How to Draw

I need some lorem ipsum to set my blog up, so here’s an essay I wrote a year or two back. I was asked how to get started drawing, and I gave this answer:

1. Identify the thing about drawing that interests you – a specific subject matter, telling stories, making art to make friends happy, etc, and start with that. Find the fun, because fun is what keeps you interested, even when it’s hard and nothing you draw looks as good as you want it to and nobody’s paying attention to your work. I think a lot of beginners get discouraged when they approach artists they look up to for advice, who then immediately begin barking about fundamentals, gesture drawings, drawing from life and so on. All of that can wait. 

There’s a lot to be said for just having fun drawing whatever you want, in whatever way that you like, because that initial exploratory scribbling is going to build hand-eye coordination and help you overcome the fear of a blank page. Drawing as a creative habit has a very low barrier to entry – all you need is a paper and a pencil, after all – and the temptation among experienced artists to immediately turn that initial spark of interest into a tedious chore is, I think, a fantastic way to scare people off of it.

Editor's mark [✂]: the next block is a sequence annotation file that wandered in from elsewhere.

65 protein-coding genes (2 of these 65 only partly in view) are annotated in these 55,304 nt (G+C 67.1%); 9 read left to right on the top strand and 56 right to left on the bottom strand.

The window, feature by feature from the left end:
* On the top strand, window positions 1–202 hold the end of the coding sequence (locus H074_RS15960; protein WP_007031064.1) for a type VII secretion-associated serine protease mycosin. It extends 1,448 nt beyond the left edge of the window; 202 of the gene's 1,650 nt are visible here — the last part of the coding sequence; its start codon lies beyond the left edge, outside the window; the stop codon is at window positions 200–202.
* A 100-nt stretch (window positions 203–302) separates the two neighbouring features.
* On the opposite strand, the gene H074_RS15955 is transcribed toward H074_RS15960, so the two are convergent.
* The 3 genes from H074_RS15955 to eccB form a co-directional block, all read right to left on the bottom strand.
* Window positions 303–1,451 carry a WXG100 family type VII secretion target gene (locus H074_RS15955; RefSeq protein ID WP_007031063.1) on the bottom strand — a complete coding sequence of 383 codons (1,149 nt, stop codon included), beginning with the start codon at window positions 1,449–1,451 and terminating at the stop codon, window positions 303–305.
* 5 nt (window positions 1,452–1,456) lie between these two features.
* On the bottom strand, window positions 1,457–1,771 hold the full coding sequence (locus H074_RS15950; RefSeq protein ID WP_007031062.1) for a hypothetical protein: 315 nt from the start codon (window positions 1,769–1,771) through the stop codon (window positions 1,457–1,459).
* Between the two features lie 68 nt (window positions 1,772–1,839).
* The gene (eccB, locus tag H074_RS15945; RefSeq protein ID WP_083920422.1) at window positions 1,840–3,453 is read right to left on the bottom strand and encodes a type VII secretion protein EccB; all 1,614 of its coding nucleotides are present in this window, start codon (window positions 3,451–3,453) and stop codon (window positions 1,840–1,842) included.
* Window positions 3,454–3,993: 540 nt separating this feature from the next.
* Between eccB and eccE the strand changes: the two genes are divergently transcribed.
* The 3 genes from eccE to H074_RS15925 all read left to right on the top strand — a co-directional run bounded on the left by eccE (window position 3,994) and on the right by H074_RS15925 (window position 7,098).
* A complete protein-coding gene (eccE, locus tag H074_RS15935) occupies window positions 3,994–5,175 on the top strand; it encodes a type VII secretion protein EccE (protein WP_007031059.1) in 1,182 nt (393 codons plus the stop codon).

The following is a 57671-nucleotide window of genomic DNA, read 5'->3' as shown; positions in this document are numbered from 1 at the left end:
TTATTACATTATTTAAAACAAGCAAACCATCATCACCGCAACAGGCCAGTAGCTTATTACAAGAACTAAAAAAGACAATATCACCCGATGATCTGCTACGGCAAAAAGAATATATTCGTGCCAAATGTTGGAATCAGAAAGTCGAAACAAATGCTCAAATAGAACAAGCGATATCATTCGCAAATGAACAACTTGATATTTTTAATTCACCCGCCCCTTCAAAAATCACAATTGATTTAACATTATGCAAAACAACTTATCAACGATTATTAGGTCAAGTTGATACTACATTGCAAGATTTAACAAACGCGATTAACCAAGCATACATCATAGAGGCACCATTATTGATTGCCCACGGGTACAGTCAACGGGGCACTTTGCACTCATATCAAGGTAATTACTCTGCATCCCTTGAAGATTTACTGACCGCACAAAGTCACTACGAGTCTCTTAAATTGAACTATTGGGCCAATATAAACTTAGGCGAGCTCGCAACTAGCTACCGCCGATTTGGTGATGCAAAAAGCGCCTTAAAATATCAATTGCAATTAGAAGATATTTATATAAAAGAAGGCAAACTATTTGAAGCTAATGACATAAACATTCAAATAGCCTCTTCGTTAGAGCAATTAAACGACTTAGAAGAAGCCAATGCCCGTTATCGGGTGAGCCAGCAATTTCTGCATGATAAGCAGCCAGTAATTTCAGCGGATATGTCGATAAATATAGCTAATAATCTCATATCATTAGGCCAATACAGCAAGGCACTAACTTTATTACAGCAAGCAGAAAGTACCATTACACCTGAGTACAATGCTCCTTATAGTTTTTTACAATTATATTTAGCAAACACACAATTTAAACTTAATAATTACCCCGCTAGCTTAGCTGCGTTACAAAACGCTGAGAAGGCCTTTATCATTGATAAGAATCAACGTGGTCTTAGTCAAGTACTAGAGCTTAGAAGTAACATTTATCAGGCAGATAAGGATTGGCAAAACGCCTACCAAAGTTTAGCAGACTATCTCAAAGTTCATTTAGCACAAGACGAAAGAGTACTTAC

2. Once you’ve made a habit of drawing regularly, try to identify the areas you’re weakest in, or the areas you’re most interested in improving, and set some time aside, every day if possible, for focused practice. Only practice one thing at a time – maybe it’s something anatomical like hands or eyes, or maybe it’s hand-eye coordination or color theory, it can be anything, but don’t try to solve too many problems at once. 

Remember when you were in school, how you were assigned 30 math problems to solve every night? Remember how repetitive they were, you were just solving the same type of problem with different numbers, and then every day, every week, new concepts were introduced? Or if you make a habit of going to the gym, you separate your exercise days to focus on specific muscle groups, like abs, arms, chest, back, and legs, rather than trying to do all of them every day?